A spokesperson for the Maine Department of Health and Human Services has confirmed the state is investigating one of the medical marijuana facilities affiliated with the Thomaston dispensary, but will not say what the investigation concerns.

A statement the company made on Facebook also discusses its pest control procedures.

John Martins, a state spokesperson, confirmed March 11 that the Division of Licensing and Regulatory Services is investigating the marijuana-cultivating operation in Auburn run by Wellness Connection of Maine.

Wellness Connection also operates the dispensary at 149 New County Road (Route 1) in Thomaston.

The investigation began sometime last week.

"We were inspected by our state regulators, and do not have the report back yet," Wellness Connection Executive Director Becky DeKeuster said in an email March 11. "Inspections are standard in any highly regulated business such as ours, and this is a step toward normalized business operations in an industry that has been largely self-regulated until recently. Because this is a new industry in Maine, it is perhaps natural that there is interest, but we need to prioritize serving our patients at this time. We will not have any further comment until after we have reviewed the state's findings and have met with them to discuss."

On March 6, Wellness Connection issued a statement on its Facebook page saying it was "experiencing system-wide technical challenges." As a result, the dispensaries would be closed for a time in Portland, Thomaston, Brewer and Hallowell. Thomaston was set to reopen March 11, at 8 a.m.

It issued a longer statement March 9:

"As many of you have read, last week a WCM production facility was inspected by the Division of Licensing and Regulatory Services … the regulatory agency with oversight over our operation.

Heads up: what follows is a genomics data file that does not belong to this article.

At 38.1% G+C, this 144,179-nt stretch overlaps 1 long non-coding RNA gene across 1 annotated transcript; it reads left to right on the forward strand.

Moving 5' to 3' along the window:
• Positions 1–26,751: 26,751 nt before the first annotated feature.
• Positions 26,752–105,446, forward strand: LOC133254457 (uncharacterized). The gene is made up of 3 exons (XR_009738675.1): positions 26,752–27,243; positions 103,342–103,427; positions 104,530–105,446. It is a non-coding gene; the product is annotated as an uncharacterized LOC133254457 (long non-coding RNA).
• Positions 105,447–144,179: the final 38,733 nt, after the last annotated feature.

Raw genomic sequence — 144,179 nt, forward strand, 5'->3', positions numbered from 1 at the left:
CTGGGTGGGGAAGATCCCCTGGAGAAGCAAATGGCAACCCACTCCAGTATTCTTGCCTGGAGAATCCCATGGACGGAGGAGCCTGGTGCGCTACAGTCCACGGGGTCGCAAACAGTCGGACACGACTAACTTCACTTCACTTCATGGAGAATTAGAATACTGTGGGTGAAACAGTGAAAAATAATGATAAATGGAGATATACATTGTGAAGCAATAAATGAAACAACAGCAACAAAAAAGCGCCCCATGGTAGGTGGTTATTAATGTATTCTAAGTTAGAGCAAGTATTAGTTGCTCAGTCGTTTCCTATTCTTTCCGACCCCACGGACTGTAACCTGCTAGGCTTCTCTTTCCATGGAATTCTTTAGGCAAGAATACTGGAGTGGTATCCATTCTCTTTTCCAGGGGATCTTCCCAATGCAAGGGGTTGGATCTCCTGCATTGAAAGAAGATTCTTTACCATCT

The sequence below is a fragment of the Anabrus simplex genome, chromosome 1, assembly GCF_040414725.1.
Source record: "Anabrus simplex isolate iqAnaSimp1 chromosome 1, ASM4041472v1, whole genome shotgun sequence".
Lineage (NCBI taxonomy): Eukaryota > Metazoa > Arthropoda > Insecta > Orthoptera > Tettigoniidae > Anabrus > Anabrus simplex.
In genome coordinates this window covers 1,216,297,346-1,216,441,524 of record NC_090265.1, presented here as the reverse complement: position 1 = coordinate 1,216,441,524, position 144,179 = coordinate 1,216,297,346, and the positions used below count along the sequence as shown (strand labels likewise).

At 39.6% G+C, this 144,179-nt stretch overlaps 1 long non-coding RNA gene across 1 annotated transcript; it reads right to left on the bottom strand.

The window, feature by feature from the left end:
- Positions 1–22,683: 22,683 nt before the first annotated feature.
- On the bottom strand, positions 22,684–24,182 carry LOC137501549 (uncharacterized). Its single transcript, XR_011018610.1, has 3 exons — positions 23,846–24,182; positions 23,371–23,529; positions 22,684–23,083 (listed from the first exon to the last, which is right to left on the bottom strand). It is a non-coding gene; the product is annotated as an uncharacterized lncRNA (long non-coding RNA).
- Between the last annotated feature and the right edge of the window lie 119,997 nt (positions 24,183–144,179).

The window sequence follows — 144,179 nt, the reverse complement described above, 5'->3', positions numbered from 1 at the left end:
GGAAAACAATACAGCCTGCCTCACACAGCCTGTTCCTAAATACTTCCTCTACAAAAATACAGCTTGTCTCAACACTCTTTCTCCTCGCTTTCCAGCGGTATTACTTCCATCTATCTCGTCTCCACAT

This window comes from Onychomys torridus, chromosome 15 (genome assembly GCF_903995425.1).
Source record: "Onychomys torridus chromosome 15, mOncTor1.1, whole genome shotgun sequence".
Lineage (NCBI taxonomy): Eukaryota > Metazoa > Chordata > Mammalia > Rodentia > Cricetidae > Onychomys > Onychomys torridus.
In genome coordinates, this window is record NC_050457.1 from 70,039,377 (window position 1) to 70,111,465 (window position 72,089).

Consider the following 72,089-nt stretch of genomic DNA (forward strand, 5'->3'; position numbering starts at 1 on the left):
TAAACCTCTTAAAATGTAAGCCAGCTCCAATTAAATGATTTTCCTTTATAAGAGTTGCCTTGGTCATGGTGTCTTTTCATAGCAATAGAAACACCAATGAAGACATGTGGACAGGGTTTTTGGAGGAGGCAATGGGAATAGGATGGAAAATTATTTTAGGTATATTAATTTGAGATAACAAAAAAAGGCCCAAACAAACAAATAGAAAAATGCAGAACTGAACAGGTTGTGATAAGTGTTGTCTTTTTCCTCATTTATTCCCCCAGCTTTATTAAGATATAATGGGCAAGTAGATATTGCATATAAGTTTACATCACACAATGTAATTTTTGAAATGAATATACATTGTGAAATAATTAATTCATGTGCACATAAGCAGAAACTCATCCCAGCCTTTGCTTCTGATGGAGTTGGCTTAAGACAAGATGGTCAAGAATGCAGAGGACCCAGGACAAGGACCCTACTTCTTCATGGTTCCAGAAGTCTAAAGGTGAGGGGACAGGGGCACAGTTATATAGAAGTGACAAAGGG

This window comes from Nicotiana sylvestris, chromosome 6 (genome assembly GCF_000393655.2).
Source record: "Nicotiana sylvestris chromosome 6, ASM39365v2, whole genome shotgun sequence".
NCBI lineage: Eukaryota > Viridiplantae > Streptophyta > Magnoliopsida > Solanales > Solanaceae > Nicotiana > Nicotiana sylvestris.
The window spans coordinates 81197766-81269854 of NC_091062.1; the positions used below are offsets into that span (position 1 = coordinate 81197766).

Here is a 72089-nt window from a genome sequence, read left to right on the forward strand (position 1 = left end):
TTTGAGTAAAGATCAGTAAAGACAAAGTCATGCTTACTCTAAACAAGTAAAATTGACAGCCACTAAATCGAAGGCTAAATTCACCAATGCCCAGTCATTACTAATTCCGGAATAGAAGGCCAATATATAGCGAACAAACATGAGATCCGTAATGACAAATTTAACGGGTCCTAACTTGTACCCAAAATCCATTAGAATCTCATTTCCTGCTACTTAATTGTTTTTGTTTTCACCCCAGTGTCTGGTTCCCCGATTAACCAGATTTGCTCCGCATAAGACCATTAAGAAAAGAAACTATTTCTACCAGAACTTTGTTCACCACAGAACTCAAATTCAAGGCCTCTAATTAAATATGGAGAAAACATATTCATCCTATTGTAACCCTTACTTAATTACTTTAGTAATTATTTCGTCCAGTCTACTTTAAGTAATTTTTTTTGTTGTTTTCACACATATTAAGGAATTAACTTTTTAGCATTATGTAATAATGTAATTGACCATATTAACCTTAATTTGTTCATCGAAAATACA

"The inspectors conducted a thorough review of all aspects of our facility, including our inventory controls, security, record-keeping and pest control procedures, …and took live and dried samples for testing at a state laboratory. While the inspection did briefly interrupt our operations, we are pleased to work with the state as they implement the strict regulatory oversight that Maine’s medical marijuana statute requires of dispensaries. Inspections are not uncommon in industries as closely monitored as ours, and we cooperated fully with regulators during the inspection.

It goes on to talk about pest control procedures.

"…Because cannabis is not recognized as medicine by our federal government, there are currently no federally approved fungicides or pesticides that can be used on cannabis at this time. At this time, we are using only mechanical and environmental methods of contaminant abatement."

In a Feb. 28 letter to members, DeKeuster wrote: "…This cannabis has been subject to various trial methods of pest and mold control up to February 13, 2013, which have been approved for edible crops, and were not used in the final week of plant flowering. We are in the process of collaborating with the State of Maine to test our medicine, and will report on results as they become available."

On Facebook, Wellness Connection posted: "We have and will continue to fully comply with the extensive regulations that govern our operation."

Martins said DHHS did not force the company to close its dispensaries during the investigation. He said that was a decision the company made for itself.

Daniel Dunkle can be reached at ddunkle@courierpublicationsllc.com. Follow him on twitter at @DanDunkle.